Help bring a breath of fresh air to ICU patients at Kettering General

Member News

The team on the Intensive Care Unit at Kettering General Hospital is working alongside Northamptonshire Health Charity, to raise funds, so that patients on the unit can have access to a peaceful and colourful outside area that will aid them with their rehabilitation.  The ICU in Kettering General, located in the Foundation Wing, has 14 inpatient beds with 2 beds for inpatient Dialysis. During the Pandemic this number was increased by 150% to provide ventilation care for those most poorly with Covid.

The average stay in the ICU for a patient is now around 21 days. As this is such a long time to spend on the ward, the majority of which is spent in a bed – and with very little exposure to natural daylight and fresh air – fundraising can enable some fantastic changes to be made.

It is great that visiting has resumed at the hospital but the very nature of the ICU means it is unsuitable for children to come on to the ward. Holly Worland, Healthcare Assistant said, “A peaceful garden area to take patients out to so they can enjoy the outdoors and spend some crucial time with their loved ones would provide massive benefits for their rehabilitation and for their mental health. We could incorporate patients seeing their younger children or grandchildren if it was suitable to do so but also their family pets, which are just as important to some patients as children are.”

The fundraising target is £5,000 which together with some existing charity funds will cover the work that is required to transform the area. From landscaping and fencing to plants, shrubs, and a beautiful mural for the outdoor wall.  “Charitable donations have a huge potential to completely transform aspects of the hospital environment to benefit patients and staff,” said Rob Powell, Charity Fundraiser. “This project will really make a huge difference for all those who spend time undergoing intensive therapy. It will also provide a real benefit to their loved ones who will be able to spend more quality time with them in lovely surroundings as they continue getting better ahead of being discharged.”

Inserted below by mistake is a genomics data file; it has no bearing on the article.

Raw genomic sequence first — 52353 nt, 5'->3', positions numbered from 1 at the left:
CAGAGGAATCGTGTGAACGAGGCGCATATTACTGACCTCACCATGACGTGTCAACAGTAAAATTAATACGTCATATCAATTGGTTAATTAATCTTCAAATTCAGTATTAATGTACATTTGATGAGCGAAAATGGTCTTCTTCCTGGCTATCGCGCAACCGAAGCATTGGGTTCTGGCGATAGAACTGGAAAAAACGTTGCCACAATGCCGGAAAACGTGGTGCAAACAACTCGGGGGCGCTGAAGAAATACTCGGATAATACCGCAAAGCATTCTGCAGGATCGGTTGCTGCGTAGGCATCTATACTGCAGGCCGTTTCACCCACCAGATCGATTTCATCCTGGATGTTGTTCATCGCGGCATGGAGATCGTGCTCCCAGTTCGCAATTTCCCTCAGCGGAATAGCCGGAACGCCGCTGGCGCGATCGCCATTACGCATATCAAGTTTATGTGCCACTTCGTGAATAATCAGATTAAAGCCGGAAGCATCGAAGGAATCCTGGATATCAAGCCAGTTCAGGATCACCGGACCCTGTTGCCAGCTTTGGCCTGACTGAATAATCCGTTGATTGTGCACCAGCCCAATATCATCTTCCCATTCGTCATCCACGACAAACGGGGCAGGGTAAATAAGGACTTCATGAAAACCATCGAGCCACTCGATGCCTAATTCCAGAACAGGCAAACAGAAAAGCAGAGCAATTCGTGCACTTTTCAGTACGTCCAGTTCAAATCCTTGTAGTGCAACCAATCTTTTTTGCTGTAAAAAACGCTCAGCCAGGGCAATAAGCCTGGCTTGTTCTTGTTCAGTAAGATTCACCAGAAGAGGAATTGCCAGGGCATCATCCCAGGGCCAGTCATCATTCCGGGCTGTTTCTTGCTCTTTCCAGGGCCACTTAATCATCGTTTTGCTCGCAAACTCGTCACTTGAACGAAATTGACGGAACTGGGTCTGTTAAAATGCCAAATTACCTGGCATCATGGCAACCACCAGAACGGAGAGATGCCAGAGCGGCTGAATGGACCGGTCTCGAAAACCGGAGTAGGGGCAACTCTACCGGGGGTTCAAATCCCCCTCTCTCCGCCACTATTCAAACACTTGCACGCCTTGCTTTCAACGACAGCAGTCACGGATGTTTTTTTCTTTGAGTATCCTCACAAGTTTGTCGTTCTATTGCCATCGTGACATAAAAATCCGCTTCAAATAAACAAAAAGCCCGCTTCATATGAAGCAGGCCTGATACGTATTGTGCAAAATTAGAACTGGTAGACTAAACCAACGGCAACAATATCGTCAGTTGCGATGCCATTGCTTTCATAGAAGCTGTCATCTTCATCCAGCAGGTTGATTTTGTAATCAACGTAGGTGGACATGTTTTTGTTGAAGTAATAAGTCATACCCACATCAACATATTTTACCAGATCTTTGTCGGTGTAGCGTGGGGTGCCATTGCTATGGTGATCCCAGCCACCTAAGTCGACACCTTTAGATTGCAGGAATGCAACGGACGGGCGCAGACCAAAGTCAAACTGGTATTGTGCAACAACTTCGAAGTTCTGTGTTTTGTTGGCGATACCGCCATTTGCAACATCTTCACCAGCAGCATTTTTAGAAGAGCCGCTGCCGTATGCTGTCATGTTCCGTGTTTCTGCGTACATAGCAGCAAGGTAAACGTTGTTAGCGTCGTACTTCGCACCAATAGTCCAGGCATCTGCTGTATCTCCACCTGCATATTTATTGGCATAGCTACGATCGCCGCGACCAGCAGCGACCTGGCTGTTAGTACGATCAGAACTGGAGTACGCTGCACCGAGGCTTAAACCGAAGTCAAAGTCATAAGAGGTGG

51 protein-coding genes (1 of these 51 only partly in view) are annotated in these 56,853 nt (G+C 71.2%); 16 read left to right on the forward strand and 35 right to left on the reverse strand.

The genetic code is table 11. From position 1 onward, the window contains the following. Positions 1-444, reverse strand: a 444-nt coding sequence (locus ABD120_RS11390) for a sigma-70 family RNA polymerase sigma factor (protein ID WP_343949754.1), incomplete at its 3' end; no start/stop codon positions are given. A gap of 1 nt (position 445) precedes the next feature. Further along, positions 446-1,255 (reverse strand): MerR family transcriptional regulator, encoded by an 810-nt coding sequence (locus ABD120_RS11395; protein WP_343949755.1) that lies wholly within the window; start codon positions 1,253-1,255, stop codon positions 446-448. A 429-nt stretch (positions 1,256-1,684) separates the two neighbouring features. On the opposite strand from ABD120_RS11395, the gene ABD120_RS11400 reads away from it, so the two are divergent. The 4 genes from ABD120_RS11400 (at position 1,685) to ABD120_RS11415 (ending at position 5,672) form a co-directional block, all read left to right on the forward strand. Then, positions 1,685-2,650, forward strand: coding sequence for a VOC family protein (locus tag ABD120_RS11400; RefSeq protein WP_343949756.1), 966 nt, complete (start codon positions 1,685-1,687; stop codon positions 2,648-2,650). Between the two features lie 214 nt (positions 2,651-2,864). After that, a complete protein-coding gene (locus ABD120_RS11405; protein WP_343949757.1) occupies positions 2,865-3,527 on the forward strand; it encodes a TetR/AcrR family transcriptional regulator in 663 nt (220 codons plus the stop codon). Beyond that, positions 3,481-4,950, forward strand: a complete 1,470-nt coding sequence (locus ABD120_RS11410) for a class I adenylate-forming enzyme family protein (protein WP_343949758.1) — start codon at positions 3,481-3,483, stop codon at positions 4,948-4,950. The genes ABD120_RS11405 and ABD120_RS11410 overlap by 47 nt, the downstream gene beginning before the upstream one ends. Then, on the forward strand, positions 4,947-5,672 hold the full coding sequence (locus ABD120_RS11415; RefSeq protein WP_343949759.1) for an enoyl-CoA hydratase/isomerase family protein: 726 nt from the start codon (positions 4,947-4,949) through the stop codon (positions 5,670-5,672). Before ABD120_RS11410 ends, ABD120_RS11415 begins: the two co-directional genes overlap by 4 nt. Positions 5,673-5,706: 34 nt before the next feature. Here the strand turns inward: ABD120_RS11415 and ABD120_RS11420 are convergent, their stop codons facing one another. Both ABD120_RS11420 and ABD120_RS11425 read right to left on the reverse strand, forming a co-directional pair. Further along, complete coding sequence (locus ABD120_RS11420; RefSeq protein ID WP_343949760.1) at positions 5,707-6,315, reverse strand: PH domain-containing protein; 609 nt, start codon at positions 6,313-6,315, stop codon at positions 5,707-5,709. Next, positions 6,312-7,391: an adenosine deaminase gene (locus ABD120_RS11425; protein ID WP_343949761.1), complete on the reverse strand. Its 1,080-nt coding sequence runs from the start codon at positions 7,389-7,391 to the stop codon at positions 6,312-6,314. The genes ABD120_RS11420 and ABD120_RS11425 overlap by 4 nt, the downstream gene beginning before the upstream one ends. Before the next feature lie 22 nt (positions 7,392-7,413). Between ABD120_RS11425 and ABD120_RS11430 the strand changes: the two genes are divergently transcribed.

Holly added, “To prepare our patients for discharge, being able to differentiate between daytime and night-time is a key tool to being able to rehabilitate to life outside the hospital so we would love for them to begin benefiting from this newly developed garden this summer.”

A Patient Ambassador for the ICU Garden, Alison Bosworth, tells us her story:

“Having spent 7 weeks in the hospital, with 4 weeks on Intensive Care I almost crawled out of the Discharge Lounge just to be able to experience what it was like to breathe in the fresh air again. During my time in ICU, of which 4 days were spent in an induced coma and on a ventilator, when I did come round I was able to see the pocket park from my bed and it gave me hope to get better so I could go home and see my beloved Cherry Tree in my garden again.

The Physio team advised me to take things slowly and steadily so that I could recover in the best way possible but if I’d had had that opportunity to go outside for just a few moments, it would have meant the world to me. I’m a big lover of my garden space at home, and now I look to it as my sanctuary – which makes me feel passionate about assisting Holly and the ICU Garden Team to help bring a little bit of this sanctuary to other ICU patients to experience.”

All donations are much appreciated and can be made via the Just Giving page at

There is also an opportunity to donate items such as plants or shrubs for the garden area. If you would like to make a donation of this kind, please contact Holly Worland via email